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Why Big Data? Here’s Why I’m Interested

Filed under: Uncategorized — Marshall Kirkpatrick @

I just had my 2nd conversation this morning before coffee about this fabulous Economist special report on Big Data: Data Data Everywhere. The person I was corresponding with asked me why I was interested in this topic. Here’s my answer. If this is something you’re interested in, I’d love to know what it is about Big Data that captures your interest, too.

What got me excited is just that this is a topic I think is fascinating. I’ll tell you frankly: I think in big data there lies a lot of hidden patterns that represent both opportunities for action and for reflection. At RWW we’re working on trying to find ways to mine data to find news first (we’ve got some interesting methods employed already) and personally, I think the world is an awfully unfair mess and I’m hoping that data analysis will help illuminate some of the hows and the whys. Like the way that real estate redlining was exposed back in the day by cross referencing census data around racial demographics and housing loan data. That illuminated systematic discrimination against black families in applying for home loans in certain parts of town. So too I think we’ll find a lot of undeniable proof of injustices and clues for how we might deal with them in big data today.

How about you? Are you interested in Big Data? Where does your interest come from?

Related: Check out Ta-Nehisi Coate’s critical analysis of one of the most prominent recent examples of social media data analyzed. I’m still reading it, myself.

  • Big Data is more than just Wolfram Alpha. It is the entire http realm. Anything that is publicly fetchable via http is game (though if you rely on Google API, you may not be seing the whole story). If you stick to Twitter API, you’ll only see noteworthy links to data (you’ll have to parse the text and that’s a TOUGH problem), but you’ll also be affected by the “echo chamber” effect. The dialog here and elsewhere discussing big data is the first steps. Once developers, hackers, collaborators begin hacking away at the problem, if even to prove it is possible with a subset of the BigData, we’ll see results soon after.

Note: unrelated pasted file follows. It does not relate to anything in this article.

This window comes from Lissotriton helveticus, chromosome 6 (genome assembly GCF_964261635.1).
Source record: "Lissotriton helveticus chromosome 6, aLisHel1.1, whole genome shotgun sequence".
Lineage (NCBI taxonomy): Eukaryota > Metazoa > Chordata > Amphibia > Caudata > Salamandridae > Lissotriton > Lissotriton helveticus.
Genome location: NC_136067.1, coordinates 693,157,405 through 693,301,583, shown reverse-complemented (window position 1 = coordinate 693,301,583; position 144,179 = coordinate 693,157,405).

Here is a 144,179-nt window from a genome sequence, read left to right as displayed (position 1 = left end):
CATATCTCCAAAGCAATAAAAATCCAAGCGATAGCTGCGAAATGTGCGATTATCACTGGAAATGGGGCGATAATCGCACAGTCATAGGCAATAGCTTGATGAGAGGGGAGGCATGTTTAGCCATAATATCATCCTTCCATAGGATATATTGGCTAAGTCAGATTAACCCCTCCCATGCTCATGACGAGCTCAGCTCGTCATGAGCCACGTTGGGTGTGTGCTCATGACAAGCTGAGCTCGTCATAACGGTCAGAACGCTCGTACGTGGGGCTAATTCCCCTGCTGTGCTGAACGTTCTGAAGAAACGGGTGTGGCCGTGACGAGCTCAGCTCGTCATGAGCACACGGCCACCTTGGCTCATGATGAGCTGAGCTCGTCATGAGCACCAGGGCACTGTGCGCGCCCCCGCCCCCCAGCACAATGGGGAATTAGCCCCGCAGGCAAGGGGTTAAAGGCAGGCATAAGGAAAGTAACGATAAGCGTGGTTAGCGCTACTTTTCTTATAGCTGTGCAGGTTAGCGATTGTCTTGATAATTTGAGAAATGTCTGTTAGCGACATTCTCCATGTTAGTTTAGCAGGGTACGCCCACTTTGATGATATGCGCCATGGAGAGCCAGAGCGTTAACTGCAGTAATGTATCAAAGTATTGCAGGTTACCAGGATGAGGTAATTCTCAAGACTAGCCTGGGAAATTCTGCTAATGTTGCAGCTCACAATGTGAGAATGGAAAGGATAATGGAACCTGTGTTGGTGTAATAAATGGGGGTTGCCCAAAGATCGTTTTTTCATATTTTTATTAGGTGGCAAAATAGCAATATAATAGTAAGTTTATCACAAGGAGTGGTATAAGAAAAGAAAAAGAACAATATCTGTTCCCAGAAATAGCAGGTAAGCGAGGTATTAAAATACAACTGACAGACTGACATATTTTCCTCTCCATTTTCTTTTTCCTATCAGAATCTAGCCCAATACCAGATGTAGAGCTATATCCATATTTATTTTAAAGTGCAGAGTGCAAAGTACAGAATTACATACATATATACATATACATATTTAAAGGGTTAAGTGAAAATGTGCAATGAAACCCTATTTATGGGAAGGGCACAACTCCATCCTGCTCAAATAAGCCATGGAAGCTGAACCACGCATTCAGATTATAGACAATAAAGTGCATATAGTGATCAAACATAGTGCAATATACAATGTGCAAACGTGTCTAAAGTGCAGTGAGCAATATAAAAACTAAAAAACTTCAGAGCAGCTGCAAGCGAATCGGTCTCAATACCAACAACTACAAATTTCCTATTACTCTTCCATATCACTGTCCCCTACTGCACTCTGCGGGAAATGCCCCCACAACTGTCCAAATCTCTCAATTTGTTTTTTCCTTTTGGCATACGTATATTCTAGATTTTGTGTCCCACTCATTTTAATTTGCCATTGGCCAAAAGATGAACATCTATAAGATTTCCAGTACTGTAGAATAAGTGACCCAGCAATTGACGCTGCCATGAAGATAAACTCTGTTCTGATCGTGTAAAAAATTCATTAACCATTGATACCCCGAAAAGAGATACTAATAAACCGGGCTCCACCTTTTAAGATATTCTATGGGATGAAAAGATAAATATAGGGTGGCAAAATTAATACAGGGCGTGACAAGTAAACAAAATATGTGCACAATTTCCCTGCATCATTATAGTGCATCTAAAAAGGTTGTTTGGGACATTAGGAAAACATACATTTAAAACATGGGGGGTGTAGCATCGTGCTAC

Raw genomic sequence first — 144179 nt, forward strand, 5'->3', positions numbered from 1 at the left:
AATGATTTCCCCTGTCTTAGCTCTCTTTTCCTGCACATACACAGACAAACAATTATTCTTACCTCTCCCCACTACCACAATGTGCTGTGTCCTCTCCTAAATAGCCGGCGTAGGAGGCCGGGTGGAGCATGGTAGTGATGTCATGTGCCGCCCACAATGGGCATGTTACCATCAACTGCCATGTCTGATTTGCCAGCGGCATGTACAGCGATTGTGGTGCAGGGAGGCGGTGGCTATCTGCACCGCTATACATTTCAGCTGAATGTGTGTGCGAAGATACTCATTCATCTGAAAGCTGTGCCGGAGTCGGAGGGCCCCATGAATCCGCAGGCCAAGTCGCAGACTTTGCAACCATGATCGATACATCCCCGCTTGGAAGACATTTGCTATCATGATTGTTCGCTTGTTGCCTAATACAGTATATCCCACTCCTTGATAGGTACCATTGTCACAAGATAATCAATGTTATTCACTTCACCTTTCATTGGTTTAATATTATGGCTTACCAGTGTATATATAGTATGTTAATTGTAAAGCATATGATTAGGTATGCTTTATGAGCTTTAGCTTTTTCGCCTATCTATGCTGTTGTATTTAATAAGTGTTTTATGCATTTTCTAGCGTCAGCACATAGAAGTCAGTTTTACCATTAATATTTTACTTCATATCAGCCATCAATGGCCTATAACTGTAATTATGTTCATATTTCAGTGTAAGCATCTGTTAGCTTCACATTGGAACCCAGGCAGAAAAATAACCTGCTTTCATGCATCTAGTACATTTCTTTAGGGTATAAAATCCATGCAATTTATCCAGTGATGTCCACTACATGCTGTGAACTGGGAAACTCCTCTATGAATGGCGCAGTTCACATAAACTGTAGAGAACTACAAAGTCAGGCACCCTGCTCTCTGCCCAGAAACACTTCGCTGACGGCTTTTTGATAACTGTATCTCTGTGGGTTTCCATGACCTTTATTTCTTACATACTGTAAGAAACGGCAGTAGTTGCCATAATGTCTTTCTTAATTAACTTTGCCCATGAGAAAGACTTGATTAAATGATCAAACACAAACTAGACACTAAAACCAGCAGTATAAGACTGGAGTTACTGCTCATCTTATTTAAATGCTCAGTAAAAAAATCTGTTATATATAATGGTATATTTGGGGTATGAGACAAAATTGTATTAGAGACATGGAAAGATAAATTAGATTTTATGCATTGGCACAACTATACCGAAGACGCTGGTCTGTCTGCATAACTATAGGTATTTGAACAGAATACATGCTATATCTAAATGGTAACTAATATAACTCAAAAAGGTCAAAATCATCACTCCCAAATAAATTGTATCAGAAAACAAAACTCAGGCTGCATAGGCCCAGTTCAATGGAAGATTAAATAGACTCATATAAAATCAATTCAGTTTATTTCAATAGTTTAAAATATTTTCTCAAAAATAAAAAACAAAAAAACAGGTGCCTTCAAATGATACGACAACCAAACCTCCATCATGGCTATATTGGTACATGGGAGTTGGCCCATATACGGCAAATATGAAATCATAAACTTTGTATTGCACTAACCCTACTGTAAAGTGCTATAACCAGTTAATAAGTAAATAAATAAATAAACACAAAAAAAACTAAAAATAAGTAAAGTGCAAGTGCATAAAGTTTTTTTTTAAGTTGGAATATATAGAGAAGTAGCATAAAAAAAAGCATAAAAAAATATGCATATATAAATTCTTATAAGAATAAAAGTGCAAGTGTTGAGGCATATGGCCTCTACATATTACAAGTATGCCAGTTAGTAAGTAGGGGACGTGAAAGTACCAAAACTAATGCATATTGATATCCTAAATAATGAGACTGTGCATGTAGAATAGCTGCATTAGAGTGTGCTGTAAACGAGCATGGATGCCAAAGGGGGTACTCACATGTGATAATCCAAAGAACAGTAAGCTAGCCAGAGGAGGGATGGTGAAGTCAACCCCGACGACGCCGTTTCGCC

Thanks for sharing, keep the discussion flowing, and hope to see more soon!

  • Altan Khendup

    I share and like your concepts as well. In my recent projects taking data from a variety of sources which may seem unrelated and cross referencing them creates new and fascinating insights, and uncovers patterns that were undiscovered. Overall companies are having a lot of growing interest in this concept though are wrestling a lot with exactly how to tackle it. I am sure RWW has lots of interesting findings as well πŸ™‚

  • marko anderson

    Agree. Fasten your sealtbelts, its going to be an enjoyable ride πŸ™‚ An intro to something i was wrote recently….

    The world is digital. Nearly everything we do leaves personal digital trails in our wake; from communications, to media consumption, to purchases, to financial transactions, to healthcare. We are already seeing some of the early tangible benefits that this data can generate for us such as, customer loyalty rewards, book and music recommendations, and better medical prognosis. This rapidly increasing digitization of our activities is creating an ever-expanding pool of raw material from which we could potentially realize great benefit for ourselves and others. As this data is becoming more connected via the internet and accessible via open standards, it is a natural progression that more extensive collections of our data will be aggregated into rich personal data repositories. These personal data assets will not exist in isolation, but will be integrated parts of much larger data platforms. These large-scale user data platforms will enable exciting new experiences and interfaces that will allow us to gain deeper insights about ourselves, and our complex interconnections to the people and things around us. The current benefits we are seeing now are trivial compared to what will be possible in the near future when massive data platforms emerge with the ability to aggregate vast quantities and varieties of real-time data about nearly everything. These systems will be the catalyst for an evolutionary shift in our most basic and fundamental understanding about ourselves and our connections to the world we live in.

  • Big data
    – Archiving (big problem)
    – The speed of technology going obsolete before we can process everything, let alone understand it.
    – We are incapable of properly understanding or analyzing vast amounts of data.
    – Which data is meaningful and how can we spot it? Is semantics enough?

    We have a mega problem.

  • marko anderson

    mega problem = mega opportunity

  • I’m really interested in matching up what people search for and what they say in status updates with what they do in real life. I think that cracking the predictive analysis nut will do a lot of good toward ensuring that consumers have exactly what they want – be it information, products, or services – exactly when and where they want it.